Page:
Often I see atheists say they do not have an active belief in the nonexistence of God, only a lack of belief in God.

I see where they are coming from, but I have a suspicion that they're equivalent.

I'd imagine they would not be equivalent under the circumstances that one does not have a concept of X. So it can be said they lack belief in the existence of X. But, if one does have a concept of X, then there seems to be three options: belief in the existence of X, belief in the nonexistence of X, or undecided.

For example, an isolated tribe of people can be said to lack belief in the existence of a toaster because they have no concept of a toaster. But, the moment you explain the concept of a toaster to them, they can either believe in the existence of a toaster, believe in the nonexistence of a toaster, or be undecided on the matter.

Or would the undecided option be "lacking belief"?

  • 1
    The short answer is no, its not; belief and ontology are different ... Nov 15, 2019 at 16:16
  • "Undecided" is the closest meaning but sounds too strong, if I tell you right know be were created yesterday by giant tomatoes and we are living the same day again and again with fake memories of our past, you won't believe it but can't say for sure it's not true. I don't think you would describe yourself as "undecided about this theory", but I see what you meant with those 3 states of believing it's true, believing it's false, or undecided, and that's probably what they mean. But undecided can mean you're 99 % sure it's bullshit.
    – Destal
    Nov 15, 2019 at 17:35
  • No, it's not. A belief in something is distinguished from whether that something exists. Likewise, a non-belief in something is distinguished from whether that somthing doesn't exist. Nov 15, 2019 at 18:01
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    I think this is kind of just a weakness in our modal structure in English and many other languages. We say "I do not believe this" when we mean "I believe this to be false" because our modal verbs handle negation in a confusing way ("You may not do that" does not mean that you are allowed to avoid doing that, you cannot use the same modal verb to express the negation at all, you need the complementary modal 'should' instead) and we carry that nonsense over onto other verbs that are quasi-modal in nature.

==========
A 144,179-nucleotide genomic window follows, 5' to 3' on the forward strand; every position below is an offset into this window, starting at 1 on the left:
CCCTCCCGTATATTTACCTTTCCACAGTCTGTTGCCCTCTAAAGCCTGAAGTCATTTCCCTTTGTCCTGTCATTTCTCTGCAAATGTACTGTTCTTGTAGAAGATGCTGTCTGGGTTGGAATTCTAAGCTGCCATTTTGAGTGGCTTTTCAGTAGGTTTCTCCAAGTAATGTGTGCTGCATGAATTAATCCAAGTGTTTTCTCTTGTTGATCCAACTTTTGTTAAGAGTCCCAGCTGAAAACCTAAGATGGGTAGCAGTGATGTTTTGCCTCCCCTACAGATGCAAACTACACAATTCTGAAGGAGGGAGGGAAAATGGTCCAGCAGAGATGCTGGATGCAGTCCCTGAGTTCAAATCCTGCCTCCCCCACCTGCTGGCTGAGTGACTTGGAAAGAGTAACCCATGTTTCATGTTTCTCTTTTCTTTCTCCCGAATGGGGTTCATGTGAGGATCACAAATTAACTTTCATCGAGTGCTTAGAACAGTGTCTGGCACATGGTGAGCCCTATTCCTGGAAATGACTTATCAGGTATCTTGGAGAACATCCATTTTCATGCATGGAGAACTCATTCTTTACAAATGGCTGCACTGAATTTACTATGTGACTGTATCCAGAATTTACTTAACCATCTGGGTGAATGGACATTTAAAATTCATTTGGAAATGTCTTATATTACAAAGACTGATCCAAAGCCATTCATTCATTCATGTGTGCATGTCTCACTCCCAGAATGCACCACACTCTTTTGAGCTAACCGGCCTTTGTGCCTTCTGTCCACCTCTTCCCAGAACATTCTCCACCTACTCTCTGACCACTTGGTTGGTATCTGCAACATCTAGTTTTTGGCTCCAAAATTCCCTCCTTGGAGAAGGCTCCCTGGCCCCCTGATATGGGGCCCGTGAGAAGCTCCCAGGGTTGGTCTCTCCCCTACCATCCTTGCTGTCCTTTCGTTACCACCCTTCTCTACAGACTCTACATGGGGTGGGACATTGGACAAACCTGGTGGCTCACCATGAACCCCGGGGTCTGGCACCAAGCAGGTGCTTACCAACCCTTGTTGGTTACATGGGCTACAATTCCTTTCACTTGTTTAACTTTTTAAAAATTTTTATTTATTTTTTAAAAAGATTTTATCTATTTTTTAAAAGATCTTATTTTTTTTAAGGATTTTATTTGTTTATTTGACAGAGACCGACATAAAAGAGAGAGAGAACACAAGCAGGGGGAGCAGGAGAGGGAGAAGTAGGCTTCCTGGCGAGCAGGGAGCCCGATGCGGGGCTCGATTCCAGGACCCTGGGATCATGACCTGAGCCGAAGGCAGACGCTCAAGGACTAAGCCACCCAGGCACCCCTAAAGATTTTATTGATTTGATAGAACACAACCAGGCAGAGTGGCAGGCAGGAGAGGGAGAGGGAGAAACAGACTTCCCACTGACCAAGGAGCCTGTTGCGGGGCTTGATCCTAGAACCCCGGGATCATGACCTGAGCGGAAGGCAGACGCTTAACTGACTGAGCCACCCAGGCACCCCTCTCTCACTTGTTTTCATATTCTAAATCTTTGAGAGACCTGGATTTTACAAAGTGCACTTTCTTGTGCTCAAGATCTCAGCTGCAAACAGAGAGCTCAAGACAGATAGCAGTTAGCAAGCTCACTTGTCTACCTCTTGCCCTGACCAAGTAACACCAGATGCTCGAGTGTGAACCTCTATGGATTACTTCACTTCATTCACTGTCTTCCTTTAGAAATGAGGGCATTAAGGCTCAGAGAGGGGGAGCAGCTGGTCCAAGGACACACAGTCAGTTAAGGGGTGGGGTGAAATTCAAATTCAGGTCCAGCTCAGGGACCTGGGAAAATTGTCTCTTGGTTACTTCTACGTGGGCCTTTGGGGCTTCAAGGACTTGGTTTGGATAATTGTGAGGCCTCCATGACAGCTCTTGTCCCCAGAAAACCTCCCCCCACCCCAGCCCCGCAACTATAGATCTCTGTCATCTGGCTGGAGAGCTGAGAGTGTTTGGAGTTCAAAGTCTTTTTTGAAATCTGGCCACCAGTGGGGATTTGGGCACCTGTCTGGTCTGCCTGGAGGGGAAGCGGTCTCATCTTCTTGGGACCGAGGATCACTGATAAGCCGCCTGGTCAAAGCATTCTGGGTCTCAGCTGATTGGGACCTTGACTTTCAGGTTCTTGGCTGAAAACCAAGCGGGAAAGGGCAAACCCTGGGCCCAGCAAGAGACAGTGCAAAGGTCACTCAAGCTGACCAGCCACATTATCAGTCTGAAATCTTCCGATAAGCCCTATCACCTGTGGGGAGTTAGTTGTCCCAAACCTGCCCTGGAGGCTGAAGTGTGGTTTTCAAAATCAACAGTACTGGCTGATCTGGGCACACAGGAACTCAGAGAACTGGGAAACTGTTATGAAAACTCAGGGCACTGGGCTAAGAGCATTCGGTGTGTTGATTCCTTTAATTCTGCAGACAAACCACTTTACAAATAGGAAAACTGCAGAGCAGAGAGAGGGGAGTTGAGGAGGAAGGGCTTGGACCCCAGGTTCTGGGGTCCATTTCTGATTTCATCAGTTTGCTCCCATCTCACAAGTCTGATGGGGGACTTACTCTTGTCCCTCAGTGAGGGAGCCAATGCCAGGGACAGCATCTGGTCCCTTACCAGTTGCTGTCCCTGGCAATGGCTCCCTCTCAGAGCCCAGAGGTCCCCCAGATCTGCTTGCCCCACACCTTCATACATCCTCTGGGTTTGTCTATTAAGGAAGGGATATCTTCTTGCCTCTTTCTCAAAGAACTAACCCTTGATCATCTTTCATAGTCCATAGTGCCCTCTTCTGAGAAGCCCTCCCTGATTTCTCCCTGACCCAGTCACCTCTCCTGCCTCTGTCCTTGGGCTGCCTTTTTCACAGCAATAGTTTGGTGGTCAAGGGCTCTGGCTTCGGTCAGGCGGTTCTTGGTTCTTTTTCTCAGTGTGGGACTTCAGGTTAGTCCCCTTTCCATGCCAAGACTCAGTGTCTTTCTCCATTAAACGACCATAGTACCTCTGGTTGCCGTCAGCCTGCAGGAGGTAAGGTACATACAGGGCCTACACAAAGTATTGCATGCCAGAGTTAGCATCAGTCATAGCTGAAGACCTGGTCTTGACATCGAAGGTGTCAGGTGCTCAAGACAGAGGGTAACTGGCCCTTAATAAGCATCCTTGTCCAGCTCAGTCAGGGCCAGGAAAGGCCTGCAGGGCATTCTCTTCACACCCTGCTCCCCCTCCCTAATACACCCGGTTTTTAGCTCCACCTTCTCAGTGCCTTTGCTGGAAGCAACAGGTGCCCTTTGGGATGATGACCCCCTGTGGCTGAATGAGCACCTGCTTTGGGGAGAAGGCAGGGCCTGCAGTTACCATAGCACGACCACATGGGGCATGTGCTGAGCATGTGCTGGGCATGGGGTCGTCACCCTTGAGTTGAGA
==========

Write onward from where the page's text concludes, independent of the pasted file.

– user9166
    Nov 15, 2019 at 19:36
  • 2
    Possible duplicate of How compatible is atheism with agnosticism?
    – Conifold
    Nov 16, 2019 at 0:23

2 Answers 2


I agree with you that in general there are three options regarding believing a statement p: believe p, believe not-p, or be undecided whether p or not-p (this is usually called 'suspending judgment').

Those who are undecided on whether there is a god are usually called agnostics. Those who believe that there is no god are usually called atheists. So in this sense it would be wrong for an atheist to present him or herself as merely lacking a belief regarding god's existence.

I suspect, however, that in some people's minds 'belief' is associated with 'faith', which is why some atheists do not want to describe themselves as 'believing' that there is no god. But we can understand belief in a much more mundane sense. For example, I believe that it's not raining right now where I live, and I believe that there is no beer in the fridge. That doesn't have anything to do with faith or religion. In this mundane sense atheists believe that there is no god.

Perhaps this is a difference between 'believing that' and 'believing in'. It is potentially misleading to describe myself as believing in the nonexistence of beer in the fridge. This makes it seem a matter of faith. But this appearance disappears when I say more simply that I believe that there is no beer in the fridge.

  • To extend your analogy a little further, you can be aware of the possibility of beer being in the fridge without having a belief one way or the other on whether there is or not. Ex: You have roommates, and share a fridge. One of them went grocery shopping and occasionally buys beer, but you haven't checked the fridge since they stocked it and didn't ask what they bought.
    – Uueerdo
    Nov 18, 2019 at 17:22

Welcome, Donald.

Is "lacking belief in X" equivalent to "belief in the nonexistence of X"?

Examples may help.

1.I may never have heard of Mount Vernon. So I lack belief in Mount Vernon's existence. It does not follow from my ignorance of Mount Vernon that I believe that Mount Vernon does not exist. How can I believe that something of which I have never heard does not exist?

2.I have heard of dragons. They appear to be purely mythical; there are no dragons so far as I am concerned. In this case I believe that dragons do not exist.

3.It's possible to say that since I believe that dragons do not exist, then I lack belief in dragons' existence. I certainly do lack belief in dragons' existence but that follows trivially from my belief that dragons do not exist. The reverse is never the case : because I lack belief that dragons exist, it does not follow that I believe that dragons do not exist. This is the point made in 1. above.

  • Someone may point that you pass knowledge for faith. It is true that unawareness of X does not entail ascertion "X is absent". This ascertion, X is absent, in turn, entails not that above unawareness but the lack of ascertion "X is present" under the awareness that X could be present. I.e. the lack is a pending decision about X, contaminated with X being-present-option, but the presence is unpersuasive. This undecideness could easily slip forward towards "X is absent". Or it can freeze and become "no idea that X is present" which is a reflective idea about me/idea, not about X.
    – ttnphns
    Nov 18, 2019 at 10:30

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